Coriandrum Sativum . . . also known as Chinese parsley.
The leafy part is called Cilantro, the seed is known as Coriander.
Cilantro loses its flavor when dried or cooked, so it is best used fresh.
Since Cilantro plants grow and go to seed quickly, it is best to plant them continuously (every three weeks is suggested) throughout the growing season (spring and fall) to keep the crop going. Summer heat will speed up the growing process, quickly seeding the plants when soil temperatures reach 75 degrees.
The plants love growing in a moist, well-drained soil mulched with compost for nutrients and root protection to keep the soil cooler to prolong growing. The shade from closely growing plants also keeps the roots cooler.
The plants do not grow well indoors . . . they require mostly full sun, although it is possible to grow in morning sun and afternoon shade. In general, they are a cool season plant and best grown in the ground since they don't tolerate transplanting well.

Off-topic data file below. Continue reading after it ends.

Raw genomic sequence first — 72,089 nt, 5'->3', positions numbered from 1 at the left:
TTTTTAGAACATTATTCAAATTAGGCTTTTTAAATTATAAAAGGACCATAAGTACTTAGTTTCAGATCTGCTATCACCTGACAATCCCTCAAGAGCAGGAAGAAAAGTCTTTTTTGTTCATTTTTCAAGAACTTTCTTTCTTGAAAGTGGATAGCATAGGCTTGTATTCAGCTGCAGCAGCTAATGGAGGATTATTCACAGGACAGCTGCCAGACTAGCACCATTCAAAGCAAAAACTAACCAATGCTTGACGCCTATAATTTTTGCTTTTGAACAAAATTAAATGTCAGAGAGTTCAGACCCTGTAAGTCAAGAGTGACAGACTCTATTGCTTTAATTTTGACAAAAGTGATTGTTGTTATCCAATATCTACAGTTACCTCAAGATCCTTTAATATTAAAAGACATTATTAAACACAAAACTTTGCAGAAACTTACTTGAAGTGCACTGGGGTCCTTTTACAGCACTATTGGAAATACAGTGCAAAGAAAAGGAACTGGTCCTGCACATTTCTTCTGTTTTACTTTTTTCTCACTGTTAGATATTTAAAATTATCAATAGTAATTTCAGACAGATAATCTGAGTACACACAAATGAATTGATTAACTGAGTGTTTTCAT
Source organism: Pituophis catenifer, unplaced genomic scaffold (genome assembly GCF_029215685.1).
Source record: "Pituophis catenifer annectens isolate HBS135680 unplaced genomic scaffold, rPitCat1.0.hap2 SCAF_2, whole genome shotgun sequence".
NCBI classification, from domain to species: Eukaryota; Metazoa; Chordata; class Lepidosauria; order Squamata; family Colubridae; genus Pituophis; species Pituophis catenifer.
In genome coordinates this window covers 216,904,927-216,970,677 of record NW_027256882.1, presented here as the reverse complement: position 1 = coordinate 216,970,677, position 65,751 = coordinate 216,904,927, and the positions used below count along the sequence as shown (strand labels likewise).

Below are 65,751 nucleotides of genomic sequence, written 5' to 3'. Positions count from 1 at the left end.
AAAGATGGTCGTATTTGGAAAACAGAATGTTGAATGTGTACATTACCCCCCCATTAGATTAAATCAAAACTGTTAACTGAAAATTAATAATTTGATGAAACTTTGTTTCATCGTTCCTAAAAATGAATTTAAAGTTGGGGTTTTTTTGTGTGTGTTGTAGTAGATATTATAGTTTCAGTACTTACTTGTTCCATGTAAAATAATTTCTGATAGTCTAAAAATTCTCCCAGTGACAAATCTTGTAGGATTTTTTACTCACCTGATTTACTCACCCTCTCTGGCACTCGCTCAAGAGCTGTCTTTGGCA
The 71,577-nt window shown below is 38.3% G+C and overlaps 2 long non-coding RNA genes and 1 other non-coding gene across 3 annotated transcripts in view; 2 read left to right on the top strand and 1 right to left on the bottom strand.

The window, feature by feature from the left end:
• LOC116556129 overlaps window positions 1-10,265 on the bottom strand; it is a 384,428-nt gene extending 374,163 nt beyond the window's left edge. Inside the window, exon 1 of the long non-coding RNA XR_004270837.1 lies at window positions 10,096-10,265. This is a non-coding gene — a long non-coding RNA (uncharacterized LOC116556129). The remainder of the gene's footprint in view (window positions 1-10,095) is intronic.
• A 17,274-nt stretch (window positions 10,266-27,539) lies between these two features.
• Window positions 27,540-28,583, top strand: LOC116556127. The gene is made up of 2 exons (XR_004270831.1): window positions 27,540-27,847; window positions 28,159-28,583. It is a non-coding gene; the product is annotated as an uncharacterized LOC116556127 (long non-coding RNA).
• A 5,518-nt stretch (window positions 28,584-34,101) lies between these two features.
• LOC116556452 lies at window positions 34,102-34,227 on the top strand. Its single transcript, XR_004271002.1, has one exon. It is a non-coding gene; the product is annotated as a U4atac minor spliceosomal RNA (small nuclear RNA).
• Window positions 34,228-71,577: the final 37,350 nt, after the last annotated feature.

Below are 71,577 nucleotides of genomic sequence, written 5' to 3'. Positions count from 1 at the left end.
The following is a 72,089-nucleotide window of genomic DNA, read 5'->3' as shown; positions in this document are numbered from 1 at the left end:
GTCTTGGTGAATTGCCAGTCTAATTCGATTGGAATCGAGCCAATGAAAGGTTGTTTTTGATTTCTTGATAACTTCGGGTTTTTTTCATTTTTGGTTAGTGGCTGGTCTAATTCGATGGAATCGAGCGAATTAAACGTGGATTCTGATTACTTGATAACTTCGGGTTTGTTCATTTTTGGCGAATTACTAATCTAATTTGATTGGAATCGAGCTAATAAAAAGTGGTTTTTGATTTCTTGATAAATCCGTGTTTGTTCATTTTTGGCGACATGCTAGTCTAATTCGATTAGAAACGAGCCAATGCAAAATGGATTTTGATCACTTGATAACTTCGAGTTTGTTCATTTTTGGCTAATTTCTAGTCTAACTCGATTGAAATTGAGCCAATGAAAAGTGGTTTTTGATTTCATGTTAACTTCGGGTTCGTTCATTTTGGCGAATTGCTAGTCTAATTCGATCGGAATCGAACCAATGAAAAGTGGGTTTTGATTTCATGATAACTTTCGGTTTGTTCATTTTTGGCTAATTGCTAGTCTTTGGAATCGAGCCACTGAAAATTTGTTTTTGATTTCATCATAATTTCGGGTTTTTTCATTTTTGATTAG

To prolong leaf growing, trim off flower heads as soon as they start to flower. You can allow the flowers to mature and seed . . . they will resow and another crop will be ready in a few weeks. The seeds can also be collected when they turn brown to use as coriander or to dry out and save for replanting. Keep your seeds in an airtight container in a cool, dark place for use as a culinary spice in cooking or as seeds for next year's crop.
The cilantro leaves are ready to harvest about 8 weeks from seed and can be cut any time during the growth period. Cutting the outer leaves first is recommended so the smaller leaves can continue to grow. It is best to harvest before it begins to seed, which produces bitter tasting leaves.